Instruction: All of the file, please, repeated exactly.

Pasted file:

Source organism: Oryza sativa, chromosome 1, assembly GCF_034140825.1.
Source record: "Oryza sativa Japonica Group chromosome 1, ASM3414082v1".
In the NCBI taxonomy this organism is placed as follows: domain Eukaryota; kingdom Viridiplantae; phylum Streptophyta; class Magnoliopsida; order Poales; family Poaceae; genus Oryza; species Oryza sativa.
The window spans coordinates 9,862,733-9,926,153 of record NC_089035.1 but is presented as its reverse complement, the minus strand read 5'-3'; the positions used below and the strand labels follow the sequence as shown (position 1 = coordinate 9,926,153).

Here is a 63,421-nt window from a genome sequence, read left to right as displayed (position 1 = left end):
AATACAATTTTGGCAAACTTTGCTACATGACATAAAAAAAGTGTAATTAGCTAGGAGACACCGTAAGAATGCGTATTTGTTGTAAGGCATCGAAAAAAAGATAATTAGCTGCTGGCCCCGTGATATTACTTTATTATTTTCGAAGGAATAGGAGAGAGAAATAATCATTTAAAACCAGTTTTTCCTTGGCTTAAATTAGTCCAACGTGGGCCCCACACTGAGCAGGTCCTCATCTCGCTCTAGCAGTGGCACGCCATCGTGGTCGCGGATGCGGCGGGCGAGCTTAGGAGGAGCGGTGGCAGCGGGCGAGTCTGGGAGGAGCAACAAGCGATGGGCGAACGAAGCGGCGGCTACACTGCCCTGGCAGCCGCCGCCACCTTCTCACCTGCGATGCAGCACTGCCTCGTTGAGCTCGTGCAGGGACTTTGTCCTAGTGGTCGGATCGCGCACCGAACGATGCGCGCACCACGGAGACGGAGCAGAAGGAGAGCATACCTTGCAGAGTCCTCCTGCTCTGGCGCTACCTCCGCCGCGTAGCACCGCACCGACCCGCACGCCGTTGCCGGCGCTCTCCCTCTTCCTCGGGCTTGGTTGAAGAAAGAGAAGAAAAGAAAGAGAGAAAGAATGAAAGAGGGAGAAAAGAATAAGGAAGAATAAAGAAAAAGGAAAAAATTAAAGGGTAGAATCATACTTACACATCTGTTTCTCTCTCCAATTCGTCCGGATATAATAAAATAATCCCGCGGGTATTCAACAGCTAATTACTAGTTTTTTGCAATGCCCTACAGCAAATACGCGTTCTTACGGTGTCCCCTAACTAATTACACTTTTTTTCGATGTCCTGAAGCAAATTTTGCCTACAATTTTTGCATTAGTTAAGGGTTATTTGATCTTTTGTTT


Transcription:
Source organism: Oryza sativa, chromosome 1, assembly GCF_034140825.1.
Source record: "Oryza sativa Japonica Group chromosome 1, ASM3414082v1".
In the NCBI taxonomy this organism is placed as follows: domain Eukaryota; kingdom Viridiplantae; phylum Streptophyta; class Magnoliopsida; order Poales; family Poaceae; genus Oryza; species Oryza sativa.
The window spans coordinates 9,862,733-9,926,153 of record NC_089035.1 but is presented as its reverse complement, the minus strand read 5'-3'; the positions used below and the strand labels follow the sequence as shown (position 1 = coordinate 9,926,153).

Here is a 63,421-nt window from a genome sequence, read left to right as displayed (position 1 = left end):
AATACAATTTTGGCAAACTTTGCTACATGACATAAAAAAAGTGTAATTAGCTAGGAGACACCGTAAGAATGCGTATTTGTTGTAAGGCATCGAAAAAAAGATAATTAGCTGCTGGCCCCGTGATATTACTTTATTATTTTCGAAGGAATAGGAGAGAGAAATAATCATTTAAAACCAGTTTTTCCTTGGCTTAAATTAGTCCAACGTGGGCCCCACACTGAGCAGGTCCTCATCTCGCTCTAGCAGTGGCACGCCATCGTGGTCGCGGATGCGGCGGGCGAGCTTAGGAGGAGCGGTGGCAGCGGGCGAGTCTGGGAGGAGCAACAAGCGATGGGCGAACGAAGCGGCGGCTACACTGCCCTGGCAGCCGCCGCCACCTTCTCACCTGCGATGCAGCACTGCCTCGTTGAGCTCGTGCAGGGACTTTGTCCTAGTGGTCGGATCGCGCACCGAACGATGCGCGCACCACGGAGACGGAGCAGAAGGAGAGCATACCTTGCAGAGTCCTCCTGCTCTGGCGCTACCTCCGCCGCGTAGCACCGCACCGACCCGCACGCCGTTGCCGGCGCTCTCCCTCTTCCTCGGGCTTGGTTGAAGAAAGAGAAGAAAAGAAAGAGAGAAAGAATGAAAGAGGGAGAAAAGAATAAGGAAGAATAAAGAAAAAGGAAAAAATTAAAGGGTAGAATCATACTTACACATCTGTTTCTCTCTCCAATTCGTCCGGATATAATAAAATAATCCCGCGGGTATTCAACAGCTAATTACTAGTTTTTTGCAATGCCCTACAGCAAATACGCGTTCTTACGGTGTCCCCTAACTAATTACACTTTTTTTCGATGTCCTGAAGCAAATTTTGCCTACAATTTTTGCATTAGTTAAGGGTTATTTGATCTTTTGTTT